2014 Wellington Hsu, MD (Northwestern University) Development of a BMP-2-binding Demineralized Bone Nanomatrix (DBN) for spinal fusion
Department of Orthopaedic Surgery
Laboratory for Regenerative Technologies
Drs. Erin and Wellington Hsu
Proposed Study (2014 grant application):
Despite recent technological advances, there is currently no universally accepted bone graft substitute for spinal arthrodesis. Complications associated with rhBMP-2 use—ectopic bone formation, vertebral body resorption, and new cancers—have raised serious concerns, leading some surgeons and hospitals to avoid utilizing INFUSE™ entirely. Consequently, for patients at risk for a nonunion, a safe, efficacious biologic has not been established. In preliminary work, we determined that a biodegradable nanogel composed of BMP-2-binding nanofibers fuses the rat spine at a rate of 41% withoutexogenous BMP-2. Although we were the first research group to demonstrate that fusion can be achieved using a purely synthetic scaffold, we postulate that with the strategy proposed here, a 100% fusion rate may be achievable. Demineralized bone matrices are used widely, but fillers such as glycerol—which are incorporated into DBMs to improve handling characteristics—dilute the osteoinductive capacity and subsequently, the efficacy of such products. In this study, we will utilize our BMP-2 direct binding nanogel (BMP-2PA) in conjunction with a DBM powder, to create a demineralized bone nanomatrix (DBN). This combination will harness the mechanical strength of the DBM as well as its additional source of growth factors, while retaining all the advantages that a nanomatrix provides. We believe this approach will lead to reproducible, exogenous growth factor-free fusion in a rat spinal arthrodesis model.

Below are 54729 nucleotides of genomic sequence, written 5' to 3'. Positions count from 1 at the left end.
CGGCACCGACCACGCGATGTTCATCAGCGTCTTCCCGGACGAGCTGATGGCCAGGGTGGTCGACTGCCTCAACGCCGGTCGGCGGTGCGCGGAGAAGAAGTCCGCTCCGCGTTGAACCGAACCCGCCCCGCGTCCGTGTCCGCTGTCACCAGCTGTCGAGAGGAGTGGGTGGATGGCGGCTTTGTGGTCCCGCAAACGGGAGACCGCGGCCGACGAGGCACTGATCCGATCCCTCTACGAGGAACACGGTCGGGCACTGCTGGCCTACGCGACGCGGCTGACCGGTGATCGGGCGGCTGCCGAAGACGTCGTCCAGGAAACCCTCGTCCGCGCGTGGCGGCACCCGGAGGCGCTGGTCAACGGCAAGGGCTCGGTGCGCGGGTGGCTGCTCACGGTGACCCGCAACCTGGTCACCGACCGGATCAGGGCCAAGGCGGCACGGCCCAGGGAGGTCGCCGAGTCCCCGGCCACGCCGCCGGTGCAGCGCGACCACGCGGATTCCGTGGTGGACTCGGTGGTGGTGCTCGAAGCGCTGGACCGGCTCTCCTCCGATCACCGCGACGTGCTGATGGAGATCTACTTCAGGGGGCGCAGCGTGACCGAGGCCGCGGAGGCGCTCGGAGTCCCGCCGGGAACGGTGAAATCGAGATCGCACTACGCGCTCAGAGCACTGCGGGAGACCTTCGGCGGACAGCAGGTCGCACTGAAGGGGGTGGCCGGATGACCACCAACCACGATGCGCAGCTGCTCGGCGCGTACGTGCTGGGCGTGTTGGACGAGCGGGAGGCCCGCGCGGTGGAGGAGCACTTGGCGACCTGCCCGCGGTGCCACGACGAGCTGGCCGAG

Project Outcomes and Measurables:
This project resulted in the development of several DBM-based composite scaffolds utilizing novel materials intended for use in the setting of spine fusion. One iteration, a 3D printed hydroxyapatite-DBM composite scaffold, was developed to provide increased structural integrityand osteoconductivity, and preliminary data obtained through this seed funding was instrumental to a successful NIH R01 application ($1.5M over 4 years), which is ongoing. That work has shown that de novo bone (spicule) forms around DBM particles present in the struts of these scaffolds only when local hydroxyapatite is present (Fig 1), suggesting that high concentrations of mineral ions in close proximity to DBM material may mineralize the DBM, possibly in a cell-independent fashion (manuscript under review).
A. MicroCT image showing osteointegration of the HA-DBM scaffold with a native transverse process. B. histological section showing a re-mineralized DBM particle within a scaffold strut. C. Synchrotron microCT 3D rendering of a bone spicule (pink) that has grown around a DBM particle (in a scaffold strut) in the presence of high local concentrations of Ca and P, which were present in the form of hydroxyapatite crystals (white).